Ph.D student bad @ standard English

I'm a Ph.D student and I'm not proficient at standard English. This really struck me as a problem I need to deal with yesterday I was with a student. We were talking about Democritus and after stumbling over Democritus’ name once or twice in the beginning of our conversation, I told the student that I didn’t know how to pronounce the name. I was unsure how I should stress the ‘e’ in Democritus’ name. I made this disclaimer with the intention that I would not spend any more time embarrassed about the fact that I was a philosophy teacher to didn’t know how to pronounce a famous philosopher’s name correctly. Things didn’t go according to plan because the student reacted a bit funny to me telling them that. She shrugged telling me that didn’t know either. Her tone said, “Don’t worry. It’s fine.” but her face said differently. I sensed that she was worried if this meant that I could help her with the material.

“I’m not good at pronouncing philosophers’ name but I’m good at talking through their concepts,” I said this hoping it would reassure her. We began going over the material. After 20 minutes passed, she looked and me and expressed that she was very thankful that she had talked with me about the material. She understood it better now and it had become more interesting to her. We spend 20 more minutes together. During that time we would go read, analyze Democritus work, and then talk about what we gained from reading his work. In that time, she began to animatedly talk about his work. She developed interesting and nuanced opinions about his work. I left our conversation both proud of her and me.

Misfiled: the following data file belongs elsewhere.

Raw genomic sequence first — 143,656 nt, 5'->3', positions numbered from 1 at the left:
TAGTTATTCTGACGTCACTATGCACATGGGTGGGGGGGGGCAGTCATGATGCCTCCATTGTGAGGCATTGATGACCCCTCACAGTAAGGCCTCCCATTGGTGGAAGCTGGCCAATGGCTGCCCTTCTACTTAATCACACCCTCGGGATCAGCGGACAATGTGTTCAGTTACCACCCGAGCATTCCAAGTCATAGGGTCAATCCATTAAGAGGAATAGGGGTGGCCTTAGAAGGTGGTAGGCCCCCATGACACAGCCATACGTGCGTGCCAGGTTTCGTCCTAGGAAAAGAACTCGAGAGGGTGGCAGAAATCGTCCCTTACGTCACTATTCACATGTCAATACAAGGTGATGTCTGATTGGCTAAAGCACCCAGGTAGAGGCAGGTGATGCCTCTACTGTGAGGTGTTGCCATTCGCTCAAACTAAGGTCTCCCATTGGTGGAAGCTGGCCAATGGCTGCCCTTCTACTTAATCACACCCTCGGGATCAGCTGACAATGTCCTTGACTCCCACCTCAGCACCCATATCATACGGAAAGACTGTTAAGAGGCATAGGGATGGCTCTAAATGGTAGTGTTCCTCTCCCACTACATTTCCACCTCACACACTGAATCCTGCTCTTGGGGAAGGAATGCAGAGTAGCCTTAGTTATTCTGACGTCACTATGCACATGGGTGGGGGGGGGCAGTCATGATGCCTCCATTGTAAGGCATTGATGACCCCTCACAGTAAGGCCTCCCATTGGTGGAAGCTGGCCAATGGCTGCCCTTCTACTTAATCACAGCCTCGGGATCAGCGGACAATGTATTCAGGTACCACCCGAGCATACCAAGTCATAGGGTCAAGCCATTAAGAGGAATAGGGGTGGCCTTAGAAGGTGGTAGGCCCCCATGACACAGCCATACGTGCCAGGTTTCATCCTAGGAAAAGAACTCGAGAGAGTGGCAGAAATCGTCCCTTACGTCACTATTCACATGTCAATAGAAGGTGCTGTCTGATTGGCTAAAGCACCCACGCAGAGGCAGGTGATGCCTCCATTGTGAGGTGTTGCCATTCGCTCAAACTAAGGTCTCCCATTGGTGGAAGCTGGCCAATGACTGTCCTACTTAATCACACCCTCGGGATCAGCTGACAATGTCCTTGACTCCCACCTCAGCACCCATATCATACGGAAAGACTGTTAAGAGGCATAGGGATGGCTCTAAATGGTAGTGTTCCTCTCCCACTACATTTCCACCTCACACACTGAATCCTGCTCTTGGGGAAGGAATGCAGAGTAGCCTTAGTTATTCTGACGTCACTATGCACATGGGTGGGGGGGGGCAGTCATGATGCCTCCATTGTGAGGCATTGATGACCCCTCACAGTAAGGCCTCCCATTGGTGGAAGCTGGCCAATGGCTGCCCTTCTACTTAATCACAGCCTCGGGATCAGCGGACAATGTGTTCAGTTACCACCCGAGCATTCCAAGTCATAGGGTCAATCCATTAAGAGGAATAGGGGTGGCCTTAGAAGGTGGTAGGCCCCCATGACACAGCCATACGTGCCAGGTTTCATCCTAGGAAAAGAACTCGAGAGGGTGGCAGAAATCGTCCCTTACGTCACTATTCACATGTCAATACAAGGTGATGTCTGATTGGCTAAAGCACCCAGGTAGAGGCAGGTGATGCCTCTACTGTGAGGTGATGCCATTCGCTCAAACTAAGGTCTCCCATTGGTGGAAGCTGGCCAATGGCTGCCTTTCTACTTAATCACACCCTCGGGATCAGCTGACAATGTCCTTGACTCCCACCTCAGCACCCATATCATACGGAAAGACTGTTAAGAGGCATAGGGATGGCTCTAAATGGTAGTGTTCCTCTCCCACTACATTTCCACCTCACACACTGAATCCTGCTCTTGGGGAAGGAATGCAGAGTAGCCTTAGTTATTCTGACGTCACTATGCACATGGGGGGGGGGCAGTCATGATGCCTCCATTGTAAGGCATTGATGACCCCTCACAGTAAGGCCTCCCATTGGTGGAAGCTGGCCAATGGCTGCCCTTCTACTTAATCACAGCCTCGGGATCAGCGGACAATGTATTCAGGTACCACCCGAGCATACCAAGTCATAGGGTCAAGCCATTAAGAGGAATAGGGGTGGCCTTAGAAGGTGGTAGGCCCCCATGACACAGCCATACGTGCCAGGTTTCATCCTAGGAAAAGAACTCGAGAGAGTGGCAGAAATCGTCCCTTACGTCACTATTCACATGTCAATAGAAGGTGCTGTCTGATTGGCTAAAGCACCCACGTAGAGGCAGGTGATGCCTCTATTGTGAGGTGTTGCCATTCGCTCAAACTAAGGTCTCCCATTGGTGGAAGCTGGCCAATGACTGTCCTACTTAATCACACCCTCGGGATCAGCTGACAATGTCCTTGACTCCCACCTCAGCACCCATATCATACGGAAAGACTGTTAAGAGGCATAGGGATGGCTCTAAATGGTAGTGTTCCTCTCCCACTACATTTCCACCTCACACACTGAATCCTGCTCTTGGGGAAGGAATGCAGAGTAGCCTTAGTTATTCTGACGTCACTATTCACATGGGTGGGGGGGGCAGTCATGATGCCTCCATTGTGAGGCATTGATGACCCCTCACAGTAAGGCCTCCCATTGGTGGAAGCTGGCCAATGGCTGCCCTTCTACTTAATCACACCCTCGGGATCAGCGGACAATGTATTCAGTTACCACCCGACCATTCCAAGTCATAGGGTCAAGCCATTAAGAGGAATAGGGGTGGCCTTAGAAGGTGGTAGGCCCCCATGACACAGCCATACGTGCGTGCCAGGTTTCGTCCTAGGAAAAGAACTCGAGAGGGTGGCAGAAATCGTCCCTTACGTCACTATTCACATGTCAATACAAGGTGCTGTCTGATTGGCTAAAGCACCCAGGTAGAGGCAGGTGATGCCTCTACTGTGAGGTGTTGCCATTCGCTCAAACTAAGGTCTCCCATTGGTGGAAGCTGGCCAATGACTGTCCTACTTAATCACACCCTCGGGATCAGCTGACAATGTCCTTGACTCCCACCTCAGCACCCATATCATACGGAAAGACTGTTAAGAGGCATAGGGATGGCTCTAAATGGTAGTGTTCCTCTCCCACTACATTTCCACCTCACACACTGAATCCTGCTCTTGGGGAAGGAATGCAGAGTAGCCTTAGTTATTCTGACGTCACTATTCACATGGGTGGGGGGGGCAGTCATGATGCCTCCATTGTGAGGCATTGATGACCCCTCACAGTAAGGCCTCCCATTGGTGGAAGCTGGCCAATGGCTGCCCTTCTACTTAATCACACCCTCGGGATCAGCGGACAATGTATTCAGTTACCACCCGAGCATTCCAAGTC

But this morning I woke up and I thought about how I never really know how to pronounce philosophers’ names.

I’ve been teaching for 2 years. In that time, I have always done the same thing as I did with the student I talked to yesterday. If I don’t know how to pronounce something I tell them I don’t know how to pronounce it. Afterward, my students and I will either make up a nickname for the philosopher or we will ask Google to tell us how to pronounce their name.

Perhaps this wouldn’t be such a problem for me but I have found that I am not proficient at standard English in general. As I told my student, I’m really good at concepts. I can explain difficult concepts in a way that people will understand and I can explain difficult concepts in a way that grabs people’s interest but I don’t always know how to pronounce the names of concepts. I also am not always great at using standard English words and phrases in a sentence. I often feel like I am doing something wrong when I try. In addition, I’m not the best at grammar. I don’t always know when to put an apostrophe or where to put a comma.

So, how did I make it to a Ph.D. program with these problems? Well, I made it here because of my intelligence, grit, determination, God’s favor on me.

It’s very possible to be great at critical thinking, introspection, and other skills necessary to do well in a Ph.D. program and not be good at standard English. I also made it here like this because while my parents impressed upon me that I should become proficient at standard English, my teachers never did. I don’t know if they realized that I had a problem. Maybe they never saw me as someone who would go to grad school so they didn’t put in the effort to make sure that I knew what I needed to know.